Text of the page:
Us by David Nicholls

Us is a story about a guy in his mid-50s struggling to come to terms with a wife who might leave him, a son who can’t stand him and a life that hasn’t turned out the way he had hoped it would. Sounds thrilling, no? πŸ˜‰

IMG_20160419_163128Despite this pretty grim outline, there are some genuinely wonderful and funny moments in this book. Unfortunately, for all the funny and heart-warming moments, there were just as many times the story was frustrating, unnecessary or just plain annoying.

Take the central relationship, for example. First we have Douglas: basically a decent human being, but also uptight, conservative, boring and over-the-top sensible; in a lot of ways, he’s very similar to Don from The Rosie Project, minus the Asperger’s. On the other hand, there’s Connie: a beautiful, vivacious, free-spirited artist. They meet at a party and fall in love – an unlikely match, opposite’s attract, blah blah blah. Fine, great, wonderful. Except, in my opinion, they are more than just an ‘unlikely match’. Call me a cynic, but I felt like the pairing of someone like Douglas with someone like Connie had the slightest whiff of wish fulfilment on the author’s part. In what world does the enigmatic Connie fall for, marry, have children with someone as painful as Douglas? Again, I know I’m probably being really cynical here, but I just didn’t buy it.

I also couldn’t decide what Nicholls wanted me to think of Douglas – was I supposed to be on his side? At times, I got the feeling that he was trying to portray Douglas as charmingly naive, particularly when it came to his parenting ‘mishaps’, but most of the time I thought he came across as wilfully ignorant.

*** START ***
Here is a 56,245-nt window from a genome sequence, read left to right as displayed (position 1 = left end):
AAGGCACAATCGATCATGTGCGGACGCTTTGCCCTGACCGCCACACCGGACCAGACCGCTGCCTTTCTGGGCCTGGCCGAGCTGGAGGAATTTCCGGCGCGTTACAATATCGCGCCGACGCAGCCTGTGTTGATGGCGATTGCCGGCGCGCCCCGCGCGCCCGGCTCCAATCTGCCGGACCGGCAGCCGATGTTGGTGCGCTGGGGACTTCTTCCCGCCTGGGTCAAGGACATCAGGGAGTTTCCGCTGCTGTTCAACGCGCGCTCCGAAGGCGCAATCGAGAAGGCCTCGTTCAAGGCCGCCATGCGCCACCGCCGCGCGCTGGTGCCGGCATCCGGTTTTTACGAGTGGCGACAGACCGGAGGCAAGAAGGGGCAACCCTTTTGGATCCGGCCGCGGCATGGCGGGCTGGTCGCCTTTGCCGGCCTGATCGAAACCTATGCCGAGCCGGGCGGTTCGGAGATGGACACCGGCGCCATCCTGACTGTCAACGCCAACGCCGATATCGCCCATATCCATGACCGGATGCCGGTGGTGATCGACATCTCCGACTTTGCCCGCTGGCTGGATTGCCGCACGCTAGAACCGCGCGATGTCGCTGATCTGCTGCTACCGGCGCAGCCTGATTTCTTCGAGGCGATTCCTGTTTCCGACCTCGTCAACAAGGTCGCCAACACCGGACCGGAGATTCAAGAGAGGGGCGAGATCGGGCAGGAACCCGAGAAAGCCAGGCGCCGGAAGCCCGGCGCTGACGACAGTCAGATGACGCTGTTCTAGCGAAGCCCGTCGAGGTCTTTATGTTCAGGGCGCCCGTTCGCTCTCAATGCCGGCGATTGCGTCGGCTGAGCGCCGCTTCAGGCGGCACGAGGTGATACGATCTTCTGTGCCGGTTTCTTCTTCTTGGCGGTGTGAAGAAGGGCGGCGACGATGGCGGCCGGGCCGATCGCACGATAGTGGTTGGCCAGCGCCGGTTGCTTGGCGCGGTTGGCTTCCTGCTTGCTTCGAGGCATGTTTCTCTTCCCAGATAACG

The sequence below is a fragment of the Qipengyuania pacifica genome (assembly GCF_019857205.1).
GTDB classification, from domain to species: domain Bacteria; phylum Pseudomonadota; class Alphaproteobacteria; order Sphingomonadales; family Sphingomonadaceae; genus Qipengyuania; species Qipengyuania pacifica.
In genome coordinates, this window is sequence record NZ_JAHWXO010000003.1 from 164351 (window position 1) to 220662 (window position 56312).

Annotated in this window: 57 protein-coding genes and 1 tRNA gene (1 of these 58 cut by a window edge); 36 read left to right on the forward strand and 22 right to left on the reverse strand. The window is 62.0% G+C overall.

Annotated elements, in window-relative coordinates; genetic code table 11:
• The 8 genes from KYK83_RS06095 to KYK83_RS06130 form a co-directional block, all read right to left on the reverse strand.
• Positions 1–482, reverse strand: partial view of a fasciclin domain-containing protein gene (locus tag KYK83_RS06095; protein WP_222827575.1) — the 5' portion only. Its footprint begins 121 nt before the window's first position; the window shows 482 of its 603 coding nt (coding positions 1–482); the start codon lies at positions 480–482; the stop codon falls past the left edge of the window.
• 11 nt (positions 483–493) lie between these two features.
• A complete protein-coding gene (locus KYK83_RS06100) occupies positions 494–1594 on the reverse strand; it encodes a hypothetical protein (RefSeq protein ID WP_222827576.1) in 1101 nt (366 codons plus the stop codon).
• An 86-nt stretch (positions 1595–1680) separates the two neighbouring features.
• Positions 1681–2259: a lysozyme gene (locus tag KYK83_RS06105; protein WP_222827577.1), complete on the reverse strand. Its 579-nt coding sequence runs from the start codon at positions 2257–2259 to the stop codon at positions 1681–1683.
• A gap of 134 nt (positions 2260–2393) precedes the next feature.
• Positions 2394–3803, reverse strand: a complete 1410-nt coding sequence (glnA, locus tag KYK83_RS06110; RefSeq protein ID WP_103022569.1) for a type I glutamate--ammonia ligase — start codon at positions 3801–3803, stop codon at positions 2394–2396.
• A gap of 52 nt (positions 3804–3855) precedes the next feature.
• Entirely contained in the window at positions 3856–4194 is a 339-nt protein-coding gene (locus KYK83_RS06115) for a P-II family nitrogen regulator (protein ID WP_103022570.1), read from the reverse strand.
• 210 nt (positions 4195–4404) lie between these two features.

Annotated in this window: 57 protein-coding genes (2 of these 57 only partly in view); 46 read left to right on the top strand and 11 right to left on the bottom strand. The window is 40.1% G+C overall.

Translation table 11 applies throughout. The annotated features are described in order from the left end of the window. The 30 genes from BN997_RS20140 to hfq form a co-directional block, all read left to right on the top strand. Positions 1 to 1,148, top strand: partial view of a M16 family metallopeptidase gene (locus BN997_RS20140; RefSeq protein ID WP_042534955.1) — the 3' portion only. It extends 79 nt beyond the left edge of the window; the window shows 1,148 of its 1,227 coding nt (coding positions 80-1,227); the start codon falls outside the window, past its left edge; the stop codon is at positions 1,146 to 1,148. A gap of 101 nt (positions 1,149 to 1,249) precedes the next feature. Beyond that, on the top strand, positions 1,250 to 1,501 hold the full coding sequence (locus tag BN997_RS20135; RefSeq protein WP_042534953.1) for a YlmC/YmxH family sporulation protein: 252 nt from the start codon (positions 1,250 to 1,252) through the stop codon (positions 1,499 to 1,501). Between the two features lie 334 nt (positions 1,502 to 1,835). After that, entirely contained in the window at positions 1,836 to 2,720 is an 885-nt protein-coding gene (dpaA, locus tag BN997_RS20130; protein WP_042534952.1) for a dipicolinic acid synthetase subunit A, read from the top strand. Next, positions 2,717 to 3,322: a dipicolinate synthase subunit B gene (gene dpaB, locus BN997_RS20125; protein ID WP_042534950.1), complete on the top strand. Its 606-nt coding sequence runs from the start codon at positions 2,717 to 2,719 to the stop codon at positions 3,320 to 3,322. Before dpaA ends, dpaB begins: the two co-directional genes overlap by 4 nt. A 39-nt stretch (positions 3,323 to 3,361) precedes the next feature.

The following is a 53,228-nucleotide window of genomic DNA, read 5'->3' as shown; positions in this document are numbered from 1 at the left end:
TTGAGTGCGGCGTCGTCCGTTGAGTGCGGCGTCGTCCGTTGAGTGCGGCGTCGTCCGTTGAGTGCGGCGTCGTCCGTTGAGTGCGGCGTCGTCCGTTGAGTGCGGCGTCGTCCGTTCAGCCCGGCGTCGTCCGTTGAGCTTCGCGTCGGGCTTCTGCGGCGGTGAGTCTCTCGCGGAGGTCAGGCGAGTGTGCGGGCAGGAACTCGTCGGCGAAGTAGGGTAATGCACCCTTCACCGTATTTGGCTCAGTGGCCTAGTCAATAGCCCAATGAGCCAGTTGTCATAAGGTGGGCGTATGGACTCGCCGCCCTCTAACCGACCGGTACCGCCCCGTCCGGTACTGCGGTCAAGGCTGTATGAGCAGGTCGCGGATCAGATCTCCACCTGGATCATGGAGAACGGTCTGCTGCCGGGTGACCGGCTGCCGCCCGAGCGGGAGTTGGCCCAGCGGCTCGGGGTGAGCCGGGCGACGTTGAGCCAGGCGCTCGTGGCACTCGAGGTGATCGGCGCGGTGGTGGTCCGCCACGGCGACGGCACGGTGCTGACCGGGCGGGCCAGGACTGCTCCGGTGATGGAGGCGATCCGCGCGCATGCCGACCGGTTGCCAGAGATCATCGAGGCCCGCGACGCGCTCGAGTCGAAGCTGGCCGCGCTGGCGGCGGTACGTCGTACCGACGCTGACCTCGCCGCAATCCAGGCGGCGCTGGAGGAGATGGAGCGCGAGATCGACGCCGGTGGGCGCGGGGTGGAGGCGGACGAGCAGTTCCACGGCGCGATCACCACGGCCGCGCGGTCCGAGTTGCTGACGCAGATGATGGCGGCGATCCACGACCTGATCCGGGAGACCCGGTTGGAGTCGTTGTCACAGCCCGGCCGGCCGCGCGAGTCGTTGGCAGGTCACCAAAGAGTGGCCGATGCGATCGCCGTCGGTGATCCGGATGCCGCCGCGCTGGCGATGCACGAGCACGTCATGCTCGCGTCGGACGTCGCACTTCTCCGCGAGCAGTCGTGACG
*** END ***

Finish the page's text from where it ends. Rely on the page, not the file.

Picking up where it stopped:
For me, the flaws were mostly in the characterisation. The story itself was enjoyable and easy to read. There were some interesting jaunts into Europe that I liked, and some really thoughtful writing throughout. I just wish Nicholls had filled that world with better protagonists.

I give this one 5 out of 10 prostitutes with a heart of gold.

Categories: Book life, Reviews

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2 replies »

  1. Ha, 5 out of 10 prostitutes. That’s just funny. It’s been a while since I’ve read this one, so I don’t remember everything I liked and disliked. I do remember that the book was a bit boring and slow. And like you said, what were we supposed to get out of the story? How were we supposed to feel about the narrator. I don’t even know that I understood what the author thought about David. Great review.

    Liked by 1 person

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